Canadian military reservist Nathan Cirillo was killed at gunpoint this week by a jihadist gunman in his nation’s capital, leaving behind a loving family and several adopted dogs for which loved ones say he harbored a deep devotion.
Those dogs, media sources report, remain waiting for Cirillo at his door, peering out his gate alongside makeshift memorials left for the fallen soldier. According to sources cited by the Daily Mail, Cirillo was known to be dedicated to helping dogs, owning two of his own and recently nursing a stray back to health. Canada’s CTV News reports that two dogs were seen by passersby leaving flowers in Cirillo’s honor peeking through the gate of his home in Hamilton, Ontario.
Both sources note that Cirillo’s Instagram account was filled with photos of his dogs, both those who lived with him and those he temporarily adopted to help them recover when found as strays or ill. He described them as “family.”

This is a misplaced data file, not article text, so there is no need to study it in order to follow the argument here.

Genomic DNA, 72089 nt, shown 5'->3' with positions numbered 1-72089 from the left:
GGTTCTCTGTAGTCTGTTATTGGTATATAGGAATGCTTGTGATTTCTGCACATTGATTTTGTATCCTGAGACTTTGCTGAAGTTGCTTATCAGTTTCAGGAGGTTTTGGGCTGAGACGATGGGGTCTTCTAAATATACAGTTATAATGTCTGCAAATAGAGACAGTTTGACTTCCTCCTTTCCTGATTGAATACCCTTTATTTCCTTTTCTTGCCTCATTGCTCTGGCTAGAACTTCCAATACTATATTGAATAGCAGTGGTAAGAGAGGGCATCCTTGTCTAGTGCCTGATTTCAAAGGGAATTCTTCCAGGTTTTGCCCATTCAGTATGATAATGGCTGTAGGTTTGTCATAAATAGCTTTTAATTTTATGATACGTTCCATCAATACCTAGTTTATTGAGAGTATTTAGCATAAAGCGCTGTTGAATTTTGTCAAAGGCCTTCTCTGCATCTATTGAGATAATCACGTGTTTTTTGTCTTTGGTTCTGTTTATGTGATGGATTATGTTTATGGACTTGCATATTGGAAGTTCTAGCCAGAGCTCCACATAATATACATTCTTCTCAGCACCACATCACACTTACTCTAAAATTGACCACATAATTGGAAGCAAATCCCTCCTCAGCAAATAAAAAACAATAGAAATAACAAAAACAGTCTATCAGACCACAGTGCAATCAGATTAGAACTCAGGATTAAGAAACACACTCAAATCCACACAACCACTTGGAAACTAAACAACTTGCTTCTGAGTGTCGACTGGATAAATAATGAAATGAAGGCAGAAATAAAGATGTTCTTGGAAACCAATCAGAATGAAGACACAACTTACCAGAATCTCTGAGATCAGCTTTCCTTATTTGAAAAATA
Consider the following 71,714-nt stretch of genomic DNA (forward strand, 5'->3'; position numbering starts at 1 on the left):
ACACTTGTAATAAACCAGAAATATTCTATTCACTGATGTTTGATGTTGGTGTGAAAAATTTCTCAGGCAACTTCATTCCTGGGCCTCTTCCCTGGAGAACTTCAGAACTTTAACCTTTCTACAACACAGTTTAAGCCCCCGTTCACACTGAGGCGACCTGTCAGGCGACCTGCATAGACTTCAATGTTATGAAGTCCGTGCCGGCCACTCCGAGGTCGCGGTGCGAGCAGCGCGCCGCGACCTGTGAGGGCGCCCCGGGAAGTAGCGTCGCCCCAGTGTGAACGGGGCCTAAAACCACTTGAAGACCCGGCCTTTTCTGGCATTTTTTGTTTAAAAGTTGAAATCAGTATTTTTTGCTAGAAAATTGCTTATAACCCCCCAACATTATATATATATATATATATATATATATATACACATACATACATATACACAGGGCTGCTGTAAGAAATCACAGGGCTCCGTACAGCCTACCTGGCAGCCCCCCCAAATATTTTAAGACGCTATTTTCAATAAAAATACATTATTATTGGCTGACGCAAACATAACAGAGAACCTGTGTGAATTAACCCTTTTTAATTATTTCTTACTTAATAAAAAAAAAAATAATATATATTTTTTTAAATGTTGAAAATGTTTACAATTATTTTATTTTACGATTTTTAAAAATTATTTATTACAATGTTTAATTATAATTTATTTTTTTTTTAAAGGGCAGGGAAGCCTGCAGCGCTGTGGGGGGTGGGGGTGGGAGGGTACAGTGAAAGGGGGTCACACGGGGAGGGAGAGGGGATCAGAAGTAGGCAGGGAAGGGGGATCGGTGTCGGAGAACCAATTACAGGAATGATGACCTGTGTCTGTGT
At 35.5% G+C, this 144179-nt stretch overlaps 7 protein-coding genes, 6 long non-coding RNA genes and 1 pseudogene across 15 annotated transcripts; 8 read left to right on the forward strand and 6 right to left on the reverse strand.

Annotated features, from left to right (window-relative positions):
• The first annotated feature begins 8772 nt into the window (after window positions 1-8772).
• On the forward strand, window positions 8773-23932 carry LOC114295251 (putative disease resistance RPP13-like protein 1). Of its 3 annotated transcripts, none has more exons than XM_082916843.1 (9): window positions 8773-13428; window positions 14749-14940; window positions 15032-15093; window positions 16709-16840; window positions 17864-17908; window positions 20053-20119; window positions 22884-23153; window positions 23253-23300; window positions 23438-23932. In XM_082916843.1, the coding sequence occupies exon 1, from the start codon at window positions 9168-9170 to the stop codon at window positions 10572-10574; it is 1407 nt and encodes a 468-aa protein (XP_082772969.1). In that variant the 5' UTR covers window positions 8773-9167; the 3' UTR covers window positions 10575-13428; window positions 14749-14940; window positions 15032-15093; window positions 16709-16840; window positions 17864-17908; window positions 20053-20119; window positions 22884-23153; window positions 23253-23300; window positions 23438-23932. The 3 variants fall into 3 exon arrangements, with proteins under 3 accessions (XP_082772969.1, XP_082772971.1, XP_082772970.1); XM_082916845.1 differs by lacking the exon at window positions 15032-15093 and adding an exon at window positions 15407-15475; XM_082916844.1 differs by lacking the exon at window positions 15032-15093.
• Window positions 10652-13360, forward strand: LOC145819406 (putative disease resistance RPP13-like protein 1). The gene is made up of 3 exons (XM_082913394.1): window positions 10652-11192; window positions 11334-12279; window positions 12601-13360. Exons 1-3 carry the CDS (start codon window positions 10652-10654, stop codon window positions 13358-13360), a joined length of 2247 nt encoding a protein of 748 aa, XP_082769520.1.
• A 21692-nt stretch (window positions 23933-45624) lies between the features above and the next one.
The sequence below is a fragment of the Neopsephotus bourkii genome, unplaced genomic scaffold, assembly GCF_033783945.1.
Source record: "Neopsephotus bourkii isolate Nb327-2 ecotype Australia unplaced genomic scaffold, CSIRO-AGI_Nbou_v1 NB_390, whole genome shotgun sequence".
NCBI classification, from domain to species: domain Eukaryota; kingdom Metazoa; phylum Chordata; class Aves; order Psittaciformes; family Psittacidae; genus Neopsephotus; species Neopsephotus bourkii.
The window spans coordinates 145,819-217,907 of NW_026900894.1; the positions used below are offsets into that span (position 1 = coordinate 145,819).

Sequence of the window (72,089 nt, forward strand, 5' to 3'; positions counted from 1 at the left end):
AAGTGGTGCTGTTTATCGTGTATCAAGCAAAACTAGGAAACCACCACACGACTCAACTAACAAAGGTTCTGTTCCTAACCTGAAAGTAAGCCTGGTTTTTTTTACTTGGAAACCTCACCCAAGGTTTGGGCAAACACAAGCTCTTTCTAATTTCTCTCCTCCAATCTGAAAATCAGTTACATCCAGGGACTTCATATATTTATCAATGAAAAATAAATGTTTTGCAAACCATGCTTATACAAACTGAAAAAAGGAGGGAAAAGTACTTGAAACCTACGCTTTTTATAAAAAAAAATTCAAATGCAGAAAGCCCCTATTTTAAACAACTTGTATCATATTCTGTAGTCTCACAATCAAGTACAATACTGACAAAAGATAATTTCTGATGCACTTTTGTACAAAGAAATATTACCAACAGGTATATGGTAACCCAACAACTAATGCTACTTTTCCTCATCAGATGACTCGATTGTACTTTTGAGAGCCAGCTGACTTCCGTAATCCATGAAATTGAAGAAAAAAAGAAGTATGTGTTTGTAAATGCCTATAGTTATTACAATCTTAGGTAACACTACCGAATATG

Cirillo leaves behind his mother and a 6-year-old son, who the Daily Mail notes Cirillo was raising on his own after the boy’s mother was “no longer in the picture.” It is believed that the boy, Marcus, will now live with his grandmother. Cirillo was 24.
Cirillo was a reservist in the Canadian military and was working his regular shift protecting the National War Memorial outside of the Canadian Parliament on Wednesday, when a man now identified as Michel Zehaf-Bibeau opened fire on him and attempted to enter the Parliament building. Cirillo was unarmed at the time.
Zehaf-Bibeau was eventually killed before causing any more harm by the Parliament’s Sergeant at Arms, 58-year-old Kevin Vickers. Vickers, a longtime veteran of the Royal Canadian Mounted Police, is being widely celebrated in Canada as a hero; without his quick reaction to the crisis, Zehaf-Bibeau may have killed more innocents.
In an address to the nation, Prime Minister Stephen Harper honored Cirillo and made clear that he viewed Zehaf-Bibeau’s attack– widely believed to have been inspired by jihadist ideology– as a political attack “on our country, on our values…as a free and democratic people.” He added that Canada will continue to monitor individuals that appear at high-risk for jihadist activity; Zehaf-Bibeau himself was seen as a potential threat and had his passport delayed to prevent him from leaving the country, reports show. One Canadian reporter noted that there is evidence the government had been monitoring Zehaf-Bibeau, as he showed signs of inclinations towards radical Islam and could potentially join members of the Islamic State.